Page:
THOSE CALLOWAYS—-Disney’s release of its showcase Mary Poppins became such a giant hit in summer of 1964 that perhaps it just suctioned away the studios attention or need for a big Christmas release. Maybe it was just editing timing, but this pleasing family film was dumped in the cold of late January 1965, not prime boxoffice ground, while the smaller item Emil And The Detectives drew the coveted holiday spot. With just so-so reviews, this slice of Americana underperformed, grossing $9,200,000 coming in 30th of the years moneymakers, topped by Walt’s other offerings for the year, The Monkeys Uncle, swinging to #18 and That Darn Cat purring into #4.
Lengthy at 131 minutes (trimming 15 would have helped), leisurely, mostly serious, it may have just been a combo of the various elements that have left it in the FMG (Faded Memory Bag). I saw it with my folks when it debuted, and as a 10-year-old was mainly impressed by its pretty color and the cuteness of a 22-year old Linda Evans. Looking at it anew, five decades on, shows a thoughtful environmental statement (Walt did like animals), and some pointed script barbs at the love of money over nature.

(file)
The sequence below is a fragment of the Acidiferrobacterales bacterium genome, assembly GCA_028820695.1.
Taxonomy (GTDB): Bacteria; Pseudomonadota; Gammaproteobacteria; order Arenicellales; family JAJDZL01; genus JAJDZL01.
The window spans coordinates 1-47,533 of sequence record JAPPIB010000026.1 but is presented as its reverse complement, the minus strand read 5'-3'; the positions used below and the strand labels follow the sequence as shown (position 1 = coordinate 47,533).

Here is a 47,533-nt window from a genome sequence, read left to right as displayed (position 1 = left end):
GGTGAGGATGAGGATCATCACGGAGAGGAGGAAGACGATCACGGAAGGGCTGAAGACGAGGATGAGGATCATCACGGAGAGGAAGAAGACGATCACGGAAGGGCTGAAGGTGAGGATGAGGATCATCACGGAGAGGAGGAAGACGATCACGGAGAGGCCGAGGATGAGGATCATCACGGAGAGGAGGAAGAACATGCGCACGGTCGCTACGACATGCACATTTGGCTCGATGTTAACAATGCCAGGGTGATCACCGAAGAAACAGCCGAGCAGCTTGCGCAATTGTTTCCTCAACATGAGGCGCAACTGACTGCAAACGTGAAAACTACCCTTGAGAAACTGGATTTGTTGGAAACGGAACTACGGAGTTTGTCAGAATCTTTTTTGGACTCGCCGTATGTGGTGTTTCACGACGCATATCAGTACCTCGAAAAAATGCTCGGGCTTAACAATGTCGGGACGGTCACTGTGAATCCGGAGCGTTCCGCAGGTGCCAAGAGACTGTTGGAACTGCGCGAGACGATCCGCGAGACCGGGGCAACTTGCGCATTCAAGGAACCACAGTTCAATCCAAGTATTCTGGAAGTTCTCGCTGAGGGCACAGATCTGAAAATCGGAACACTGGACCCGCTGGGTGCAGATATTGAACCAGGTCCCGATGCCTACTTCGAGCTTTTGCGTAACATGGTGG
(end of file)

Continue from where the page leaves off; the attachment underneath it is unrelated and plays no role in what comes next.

Set in the 1930s, taken from a juvenile readers novel (Paul Annixter’s”Swiftwater”) Louis Pelletier’s script has the independent-minded Calloway family (Brian Keith, Vera Miles and Brandon deWilde) amusing and frustrating their rural, bucolic Vermont neighbors by setting up a sanctuary for the annual flocks of migrating geese. Along with some opportunists seeing gold in the geese (via shotguns), conflict comes in the father’s occasional alcohol battles, mother’s anxiety over the future and son’s coming-of-age issues. There’s a desperate close-quarter fight with a wolverine to amp up the excitement.
The three leads are all strong (their family affection is heartfelt) and there’s a reliable supporting cast of familiar character actors, led by Walter Brennan. Max Steiner composed the last of his more than 300 scores, it’s suitably sweet but not overpowering, and the Technicolor cinematography is beautiful: Vermont’s fall splendor get a rich display. There’s some goofy business with a pet bear.
With Ed Wynn, Philip Abbott, John Larkin, Parley Baer, Frank deKova, Tom Skerritt (32, but still young-looking enough to play a teenager), Russell Collins, John Qualen, John Davis Chandler, Roy Roberts and Frank Ferguson. Directed by Norman Tokar, one of his many solid jobs for Disney. Tokar had done three of the studios dramas–Big Red, also scripted by Pelletier, Savage Sam and A Tiger Walks . They didn’t pull nearly the audience as the comedies and after Those Calloways, and poor response to the following year’s The Fighting Prince Of Donegal, subsequent to Walt’s passing in December of ’66 his heirs at Buena Vista rarely ventured into darker territory, sticking with the surefire safety of kiddie laffs. Those Calloways is an attractive and affecting time capsule blend of old-fashioned and refreshing storytelling from the days when there was a beating human heart behind the corporate colossus.